Press enter after choosing selection

The Negro's Future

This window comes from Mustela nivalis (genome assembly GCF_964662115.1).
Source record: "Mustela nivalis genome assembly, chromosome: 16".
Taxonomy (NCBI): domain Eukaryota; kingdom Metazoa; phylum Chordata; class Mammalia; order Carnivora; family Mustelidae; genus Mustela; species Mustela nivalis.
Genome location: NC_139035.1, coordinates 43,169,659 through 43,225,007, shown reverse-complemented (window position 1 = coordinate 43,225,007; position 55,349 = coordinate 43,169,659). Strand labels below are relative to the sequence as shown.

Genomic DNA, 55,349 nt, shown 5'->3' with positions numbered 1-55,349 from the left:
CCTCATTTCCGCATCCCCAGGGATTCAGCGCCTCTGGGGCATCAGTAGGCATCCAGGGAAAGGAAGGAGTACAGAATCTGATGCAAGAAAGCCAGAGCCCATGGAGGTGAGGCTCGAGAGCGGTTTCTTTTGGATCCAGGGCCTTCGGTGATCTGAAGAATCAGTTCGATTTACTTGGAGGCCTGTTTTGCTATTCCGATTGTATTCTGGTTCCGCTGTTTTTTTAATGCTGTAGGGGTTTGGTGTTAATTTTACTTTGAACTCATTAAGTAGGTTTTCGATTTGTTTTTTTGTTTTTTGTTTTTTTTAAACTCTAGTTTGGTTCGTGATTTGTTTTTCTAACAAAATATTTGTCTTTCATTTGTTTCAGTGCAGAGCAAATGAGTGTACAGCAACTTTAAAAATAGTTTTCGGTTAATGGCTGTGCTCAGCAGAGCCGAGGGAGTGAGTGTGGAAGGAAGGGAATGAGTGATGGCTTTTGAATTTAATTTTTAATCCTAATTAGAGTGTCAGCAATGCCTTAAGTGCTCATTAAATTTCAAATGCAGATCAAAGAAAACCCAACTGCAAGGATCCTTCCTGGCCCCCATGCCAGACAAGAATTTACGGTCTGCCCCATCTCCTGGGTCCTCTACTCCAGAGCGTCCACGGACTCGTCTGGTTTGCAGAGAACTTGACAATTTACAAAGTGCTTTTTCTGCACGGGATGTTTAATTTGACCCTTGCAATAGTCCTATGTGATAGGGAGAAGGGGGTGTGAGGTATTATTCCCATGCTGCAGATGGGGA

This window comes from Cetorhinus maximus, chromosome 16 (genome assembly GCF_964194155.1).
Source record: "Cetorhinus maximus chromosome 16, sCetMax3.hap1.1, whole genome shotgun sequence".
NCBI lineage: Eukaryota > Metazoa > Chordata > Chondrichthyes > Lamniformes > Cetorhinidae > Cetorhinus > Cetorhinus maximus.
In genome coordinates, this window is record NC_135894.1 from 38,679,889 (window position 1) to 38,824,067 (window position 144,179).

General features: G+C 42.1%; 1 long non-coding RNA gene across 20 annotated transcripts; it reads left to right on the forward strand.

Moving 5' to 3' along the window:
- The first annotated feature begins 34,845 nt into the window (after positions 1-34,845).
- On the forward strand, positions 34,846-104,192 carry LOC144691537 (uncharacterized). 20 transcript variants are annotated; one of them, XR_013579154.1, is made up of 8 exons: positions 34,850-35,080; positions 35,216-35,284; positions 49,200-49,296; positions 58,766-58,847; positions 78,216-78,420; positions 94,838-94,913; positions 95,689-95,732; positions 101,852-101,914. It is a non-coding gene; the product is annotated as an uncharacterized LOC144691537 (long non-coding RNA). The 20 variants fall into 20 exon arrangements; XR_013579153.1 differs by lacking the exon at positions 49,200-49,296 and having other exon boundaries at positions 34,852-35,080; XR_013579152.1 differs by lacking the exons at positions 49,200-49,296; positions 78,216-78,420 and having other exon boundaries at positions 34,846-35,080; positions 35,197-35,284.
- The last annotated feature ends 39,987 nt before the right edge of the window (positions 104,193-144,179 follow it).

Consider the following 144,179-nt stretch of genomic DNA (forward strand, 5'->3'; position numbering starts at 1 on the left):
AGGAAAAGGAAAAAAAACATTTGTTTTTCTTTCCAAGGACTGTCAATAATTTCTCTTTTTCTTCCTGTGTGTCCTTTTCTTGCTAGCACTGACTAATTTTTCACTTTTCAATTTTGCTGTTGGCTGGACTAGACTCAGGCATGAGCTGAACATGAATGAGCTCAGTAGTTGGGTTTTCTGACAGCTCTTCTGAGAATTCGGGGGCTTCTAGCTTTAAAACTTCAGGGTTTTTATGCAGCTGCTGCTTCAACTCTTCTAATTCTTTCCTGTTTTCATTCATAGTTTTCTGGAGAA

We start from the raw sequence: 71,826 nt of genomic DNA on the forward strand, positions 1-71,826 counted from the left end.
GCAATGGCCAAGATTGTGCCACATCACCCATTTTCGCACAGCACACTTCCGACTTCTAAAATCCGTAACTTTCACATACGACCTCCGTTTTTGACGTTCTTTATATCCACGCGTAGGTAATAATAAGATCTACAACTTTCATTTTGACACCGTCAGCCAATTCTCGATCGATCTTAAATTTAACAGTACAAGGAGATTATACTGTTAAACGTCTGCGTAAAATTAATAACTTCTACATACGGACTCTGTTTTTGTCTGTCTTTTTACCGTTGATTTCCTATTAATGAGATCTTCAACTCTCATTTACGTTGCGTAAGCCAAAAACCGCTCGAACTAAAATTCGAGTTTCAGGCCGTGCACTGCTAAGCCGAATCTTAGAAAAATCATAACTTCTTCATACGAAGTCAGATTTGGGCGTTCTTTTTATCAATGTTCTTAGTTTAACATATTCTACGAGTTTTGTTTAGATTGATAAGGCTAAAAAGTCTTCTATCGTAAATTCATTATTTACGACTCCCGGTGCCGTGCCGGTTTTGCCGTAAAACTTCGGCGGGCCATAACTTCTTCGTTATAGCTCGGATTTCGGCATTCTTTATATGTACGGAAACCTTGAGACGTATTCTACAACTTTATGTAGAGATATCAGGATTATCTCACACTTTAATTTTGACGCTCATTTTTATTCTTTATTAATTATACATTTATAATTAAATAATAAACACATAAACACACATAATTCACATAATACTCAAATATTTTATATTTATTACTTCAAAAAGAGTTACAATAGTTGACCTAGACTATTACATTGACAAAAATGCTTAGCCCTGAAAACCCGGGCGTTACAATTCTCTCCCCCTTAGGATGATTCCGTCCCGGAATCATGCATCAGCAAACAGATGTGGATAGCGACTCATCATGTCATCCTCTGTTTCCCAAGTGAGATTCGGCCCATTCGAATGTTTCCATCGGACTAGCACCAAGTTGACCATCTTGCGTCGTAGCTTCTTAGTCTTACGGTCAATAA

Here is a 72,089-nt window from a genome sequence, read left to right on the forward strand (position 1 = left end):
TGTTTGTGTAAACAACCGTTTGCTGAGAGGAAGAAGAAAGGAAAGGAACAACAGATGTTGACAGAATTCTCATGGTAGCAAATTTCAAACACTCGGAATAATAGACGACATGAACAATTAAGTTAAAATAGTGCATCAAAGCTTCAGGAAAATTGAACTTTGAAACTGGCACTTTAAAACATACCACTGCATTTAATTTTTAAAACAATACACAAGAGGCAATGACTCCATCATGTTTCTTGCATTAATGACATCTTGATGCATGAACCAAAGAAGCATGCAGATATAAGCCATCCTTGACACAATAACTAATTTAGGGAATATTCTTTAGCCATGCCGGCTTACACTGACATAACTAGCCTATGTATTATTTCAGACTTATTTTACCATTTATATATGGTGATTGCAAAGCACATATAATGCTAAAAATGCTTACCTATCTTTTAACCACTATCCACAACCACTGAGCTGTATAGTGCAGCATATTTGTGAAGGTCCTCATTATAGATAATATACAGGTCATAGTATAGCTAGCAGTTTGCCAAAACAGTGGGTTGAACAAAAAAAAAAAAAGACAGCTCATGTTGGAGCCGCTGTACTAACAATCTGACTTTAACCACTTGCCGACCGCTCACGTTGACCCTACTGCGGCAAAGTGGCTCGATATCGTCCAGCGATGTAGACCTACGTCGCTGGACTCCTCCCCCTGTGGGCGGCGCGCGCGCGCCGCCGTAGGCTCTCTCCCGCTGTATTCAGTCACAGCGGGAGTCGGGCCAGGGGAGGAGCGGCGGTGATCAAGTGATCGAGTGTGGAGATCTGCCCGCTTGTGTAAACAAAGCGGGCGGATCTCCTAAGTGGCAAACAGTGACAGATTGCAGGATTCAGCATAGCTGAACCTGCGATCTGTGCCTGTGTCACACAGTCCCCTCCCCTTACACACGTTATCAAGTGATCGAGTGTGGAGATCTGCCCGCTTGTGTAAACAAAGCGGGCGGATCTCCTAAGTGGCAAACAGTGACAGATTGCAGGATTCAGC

The Negro's Future image
Parent Issue
Public Domain
OCR Text